Great Western beach is in the heart of Newquay bay, receiving the wrap of ocean swells that refract around the Towan Headland. It has been the centre of beach-life in this Atlantic coastal tourist community for more than a century.
From the Victorian bathing machines of the late 19th Century, forward through the rise of the wooden belly boards, ridden prone on broken waves , rising to their popular peak in the 1950s, Great Western’s sands were always a popular beach playground of locals and holiday-makers.
It was the advent of stand-up surfing on Great Western in the 1960s by individual pioneers of the practice, using large fibreglass surfboards, that kicked-off the sport in the town ‘The Slope,’ as the earliest resident gathering of surfers of 1964 called the road to the beach where they hung out between wave-riding sessions, evolved to become the centre of this blossoming surf culture. This often misunderstood group of people who spent their days on the beach on Great Western were often referred to as a counter culture by the dwellers of the surrounding cliff-tops. This was the inaugural birth of a beach lifestyle culture!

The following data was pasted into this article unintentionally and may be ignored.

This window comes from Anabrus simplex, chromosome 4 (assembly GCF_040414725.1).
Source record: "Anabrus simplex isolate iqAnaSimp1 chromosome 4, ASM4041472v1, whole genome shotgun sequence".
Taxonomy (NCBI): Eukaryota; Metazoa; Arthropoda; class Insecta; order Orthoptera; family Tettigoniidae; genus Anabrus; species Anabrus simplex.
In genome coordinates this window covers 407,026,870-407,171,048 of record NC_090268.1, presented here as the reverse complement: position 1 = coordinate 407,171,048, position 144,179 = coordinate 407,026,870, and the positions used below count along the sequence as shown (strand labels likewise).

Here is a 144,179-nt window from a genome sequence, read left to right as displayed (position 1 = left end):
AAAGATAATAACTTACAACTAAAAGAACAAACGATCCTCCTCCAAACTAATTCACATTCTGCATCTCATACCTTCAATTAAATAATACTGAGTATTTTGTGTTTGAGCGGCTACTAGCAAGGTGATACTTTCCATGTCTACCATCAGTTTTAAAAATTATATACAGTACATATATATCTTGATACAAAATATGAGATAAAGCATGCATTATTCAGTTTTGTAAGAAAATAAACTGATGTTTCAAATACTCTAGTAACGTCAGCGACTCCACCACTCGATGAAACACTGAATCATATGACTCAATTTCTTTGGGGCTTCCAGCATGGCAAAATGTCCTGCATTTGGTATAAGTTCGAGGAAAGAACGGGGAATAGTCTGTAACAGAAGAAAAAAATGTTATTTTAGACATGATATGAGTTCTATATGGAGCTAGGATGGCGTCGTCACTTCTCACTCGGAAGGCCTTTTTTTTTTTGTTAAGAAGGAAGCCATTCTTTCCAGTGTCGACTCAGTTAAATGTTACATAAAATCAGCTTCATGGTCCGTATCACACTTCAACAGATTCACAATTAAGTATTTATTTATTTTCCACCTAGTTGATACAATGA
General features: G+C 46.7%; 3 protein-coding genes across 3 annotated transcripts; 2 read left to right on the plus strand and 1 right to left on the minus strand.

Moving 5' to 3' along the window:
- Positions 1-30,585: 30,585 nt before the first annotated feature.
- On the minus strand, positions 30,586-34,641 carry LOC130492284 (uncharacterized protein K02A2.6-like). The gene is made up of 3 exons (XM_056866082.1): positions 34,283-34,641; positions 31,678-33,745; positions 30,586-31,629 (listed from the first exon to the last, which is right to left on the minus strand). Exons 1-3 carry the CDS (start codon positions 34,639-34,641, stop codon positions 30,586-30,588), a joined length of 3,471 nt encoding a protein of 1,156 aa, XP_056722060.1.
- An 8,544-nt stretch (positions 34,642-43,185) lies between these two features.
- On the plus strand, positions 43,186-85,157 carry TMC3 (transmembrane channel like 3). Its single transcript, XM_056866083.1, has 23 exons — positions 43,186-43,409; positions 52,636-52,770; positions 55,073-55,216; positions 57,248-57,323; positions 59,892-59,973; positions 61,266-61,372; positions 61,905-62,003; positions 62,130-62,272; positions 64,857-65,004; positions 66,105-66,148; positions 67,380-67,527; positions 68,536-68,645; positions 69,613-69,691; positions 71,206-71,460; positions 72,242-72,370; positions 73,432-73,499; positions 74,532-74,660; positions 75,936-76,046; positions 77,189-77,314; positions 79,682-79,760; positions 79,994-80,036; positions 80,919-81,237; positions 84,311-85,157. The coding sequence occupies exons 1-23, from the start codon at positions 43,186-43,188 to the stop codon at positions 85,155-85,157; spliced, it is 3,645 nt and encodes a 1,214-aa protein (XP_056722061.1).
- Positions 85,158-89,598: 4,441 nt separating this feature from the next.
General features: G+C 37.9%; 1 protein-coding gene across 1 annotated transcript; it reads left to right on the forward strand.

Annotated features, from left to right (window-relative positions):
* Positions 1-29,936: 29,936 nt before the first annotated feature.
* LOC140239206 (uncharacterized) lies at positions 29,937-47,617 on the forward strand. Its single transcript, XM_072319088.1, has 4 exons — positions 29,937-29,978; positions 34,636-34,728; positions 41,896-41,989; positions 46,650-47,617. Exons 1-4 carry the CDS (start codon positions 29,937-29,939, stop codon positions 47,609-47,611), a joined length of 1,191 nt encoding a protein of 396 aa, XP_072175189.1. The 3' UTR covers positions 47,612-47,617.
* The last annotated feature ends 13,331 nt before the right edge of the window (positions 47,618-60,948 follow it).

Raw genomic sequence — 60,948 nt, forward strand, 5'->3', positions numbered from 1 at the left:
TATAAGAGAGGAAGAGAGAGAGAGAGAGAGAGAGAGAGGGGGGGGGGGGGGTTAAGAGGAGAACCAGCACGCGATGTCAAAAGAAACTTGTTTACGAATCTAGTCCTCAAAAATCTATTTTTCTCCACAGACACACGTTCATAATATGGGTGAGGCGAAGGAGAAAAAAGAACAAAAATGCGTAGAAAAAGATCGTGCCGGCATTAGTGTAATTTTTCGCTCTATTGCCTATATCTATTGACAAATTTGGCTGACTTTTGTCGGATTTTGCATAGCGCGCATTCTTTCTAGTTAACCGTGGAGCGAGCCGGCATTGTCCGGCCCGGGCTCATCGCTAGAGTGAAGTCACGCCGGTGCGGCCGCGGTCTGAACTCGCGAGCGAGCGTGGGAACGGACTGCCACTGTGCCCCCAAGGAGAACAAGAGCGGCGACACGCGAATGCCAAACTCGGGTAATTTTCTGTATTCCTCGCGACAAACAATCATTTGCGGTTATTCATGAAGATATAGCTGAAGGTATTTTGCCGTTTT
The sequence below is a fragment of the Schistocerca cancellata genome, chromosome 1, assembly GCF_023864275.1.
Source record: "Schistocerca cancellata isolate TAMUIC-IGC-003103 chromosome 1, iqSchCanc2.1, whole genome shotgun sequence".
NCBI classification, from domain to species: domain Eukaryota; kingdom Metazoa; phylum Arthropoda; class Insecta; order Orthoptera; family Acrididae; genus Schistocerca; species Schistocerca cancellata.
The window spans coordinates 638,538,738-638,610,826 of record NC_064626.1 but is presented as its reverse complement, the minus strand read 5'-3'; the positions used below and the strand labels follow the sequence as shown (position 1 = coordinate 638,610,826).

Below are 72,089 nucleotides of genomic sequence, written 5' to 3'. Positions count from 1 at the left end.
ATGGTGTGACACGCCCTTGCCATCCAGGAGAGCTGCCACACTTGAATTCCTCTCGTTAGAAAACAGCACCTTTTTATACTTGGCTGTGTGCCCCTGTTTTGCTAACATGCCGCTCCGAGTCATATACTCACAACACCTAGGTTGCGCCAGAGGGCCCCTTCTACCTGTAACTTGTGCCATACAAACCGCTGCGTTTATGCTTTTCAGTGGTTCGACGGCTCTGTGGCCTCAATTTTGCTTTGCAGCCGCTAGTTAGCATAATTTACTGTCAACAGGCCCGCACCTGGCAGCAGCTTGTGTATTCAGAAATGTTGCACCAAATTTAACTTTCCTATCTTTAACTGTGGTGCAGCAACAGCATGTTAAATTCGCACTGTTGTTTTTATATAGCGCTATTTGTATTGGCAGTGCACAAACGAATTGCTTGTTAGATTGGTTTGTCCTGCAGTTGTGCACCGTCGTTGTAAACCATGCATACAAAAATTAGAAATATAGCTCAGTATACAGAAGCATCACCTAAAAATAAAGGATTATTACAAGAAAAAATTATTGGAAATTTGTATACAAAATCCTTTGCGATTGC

It was actually the beginning of a sporting movement that would be viewed as a mainstream sport and industry fifty years later. This early Great Western cohort on The Slope produced from its ranks the earliest national and international surfing champions, plus the innovative captains of the inaugural surf industry, which would broadcast and enable the expansion of this new sport nationwide.
It was probably the most influential beach, by example and product, of early UK surf culture!
Credit: Roger Mansfield
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